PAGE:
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Cycling to Work Can Extend Your Lifespan

September 09, 2023 at 2:00 PM EST.

As if you needed another reason to incorporate cycling into your routine! Competitive cyclists already know bicycling is associated with improved muscle strength and tone, better cardiovascular health, increased energy levels and healthier blood circulation. But new research shows even if you’re not a serious cyclist, just biking to work can significantly extend your lifespan.

Research from the University of Glasgow says biking to work is related with a 45 percent lower risk of cancer and a 46 percent lower risk of heart disease. More specifically, cyclists had a 52 percent lower risk of dying from heart disease, and 40 percent lower risk of dying from cancer.

More than a quarter million people from the U.K. Biobank project were assessed, with individuals reporting how they got to work, and maintaining contact with project scientists for five years. Over that five-year period, those who cycled the full length of their commute had an overall 40 percent lower risk of heart disease and cancer. Researchers collected data on subjects’ daily commute- walking, cycling, non-active methods like public transportation and mixed transportation (i.e. cycling to a train stop and taking the train the rest of the way).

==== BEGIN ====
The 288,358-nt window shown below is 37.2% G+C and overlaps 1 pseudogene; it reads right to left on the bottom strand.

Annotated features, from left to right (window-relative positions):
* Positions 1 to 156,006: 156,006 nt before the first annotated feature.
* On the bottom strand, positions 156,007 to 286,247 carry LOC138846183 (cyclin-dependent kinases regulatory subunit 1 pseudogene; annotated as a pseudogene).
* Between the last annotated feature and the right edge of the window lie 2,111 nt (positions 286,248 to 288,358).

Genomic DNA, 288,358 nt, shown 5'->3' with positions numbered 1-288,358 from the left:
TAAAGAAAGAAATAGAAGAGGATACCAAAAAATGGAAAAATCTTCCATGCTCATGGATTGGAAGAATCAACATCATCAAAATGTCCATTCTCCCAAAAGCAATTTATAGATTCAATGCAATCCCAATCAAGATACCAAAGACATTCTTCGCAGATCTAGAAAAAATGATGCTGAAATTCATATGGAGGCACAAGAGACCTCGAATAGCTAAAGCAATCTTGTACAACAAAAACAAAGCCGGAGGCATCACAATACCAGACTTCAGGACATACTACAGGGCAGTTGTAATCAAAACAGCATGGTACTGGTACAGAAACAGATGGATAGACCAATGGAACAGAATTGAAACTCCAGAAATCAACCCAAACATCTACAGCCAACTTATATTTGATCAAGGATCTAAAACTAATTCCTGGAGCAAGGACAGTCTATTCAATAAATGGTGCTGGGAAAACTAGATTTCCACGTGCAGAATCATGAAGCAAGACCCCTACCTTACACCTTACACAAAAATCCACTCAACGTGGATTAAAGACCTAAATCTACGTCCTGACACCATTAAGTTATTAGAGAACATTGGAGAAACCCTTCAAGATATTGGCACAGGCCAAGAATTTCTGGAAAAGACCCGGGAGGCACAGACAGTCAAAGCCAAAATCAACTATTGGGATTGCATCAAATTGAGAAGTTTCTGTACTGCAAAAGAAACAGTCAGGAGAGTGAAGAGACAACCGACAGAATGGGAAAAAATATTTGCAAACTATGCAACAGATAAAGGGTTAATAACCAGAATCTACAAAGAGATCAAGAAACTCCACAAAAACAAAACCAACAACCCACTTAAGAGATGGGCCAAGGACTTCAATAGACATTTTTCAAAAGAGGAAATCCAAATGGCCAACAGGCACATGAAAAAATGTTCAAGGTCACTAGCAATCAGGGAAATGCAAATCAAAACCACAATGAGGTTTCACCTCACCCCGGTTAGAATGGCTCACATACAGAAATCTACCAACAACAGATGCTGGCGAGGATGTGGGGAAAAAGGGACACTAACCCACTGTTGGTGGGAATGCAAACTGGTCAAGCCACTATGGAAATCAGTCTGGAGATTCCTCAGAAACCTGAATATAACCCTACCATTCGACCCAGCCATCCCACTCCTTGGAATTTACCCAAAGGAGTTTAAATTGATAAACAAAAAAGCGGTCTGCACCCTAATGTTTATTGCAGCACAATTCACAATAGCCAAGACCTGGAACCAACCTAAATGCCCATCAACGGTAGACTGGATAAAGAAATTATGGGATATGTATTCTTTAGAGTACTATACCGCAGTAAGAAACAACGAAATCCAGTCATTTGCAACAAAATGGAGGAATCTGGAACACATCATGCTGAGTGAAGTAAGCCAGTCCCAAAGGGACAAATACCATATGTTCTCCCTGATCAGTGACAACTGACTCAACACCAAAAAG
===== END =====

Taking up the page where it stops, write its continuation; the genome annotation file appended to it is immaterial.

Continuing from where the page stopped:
Study organizer concluded that the findings suggest policies that help make commuting by bike easier and safer may offer important prospects for public health improvement. Some American cities are already jumping on the cycling commute bandwagon, creating more bike lanes, implementing subsidized bicycle purchase systems, and creating cheap cycle share programs.

Overseas, the cities of even more cycle friendly countries, such as the Netherlands and Denmark, up to 41 percent of people already commute by bike. Those cities have spent decades investing in cycling infrastructure, learning that most cyclists prefer protected, direct routes on major roads and low-traffic neighborhood streets. This means individuals of all ages cycle, and not just to work. For example, in the Netherlands, 20 percent of 80 to 84-year-olds still regularly bicycle!

The study also showed walking to work offered some health benefits such as a reduction in risk of CVD and morality, but cycling fared even better. This may be because walkers commute shorter distances than cyclists- 6 miles per week, compared with 30 miles per week. It’s also speculated their morality rate is not as lowered as cyclists because walking is generally a lower intensity of exercise than cycling.

Many serious bicyclists are hopeful that policymakers catch on to the cycling craze. Not only will guidelines aimed at increasing bicycle safety encourage more individuals lead healthy lifestyles, but it should also lead to less traffic and pollution.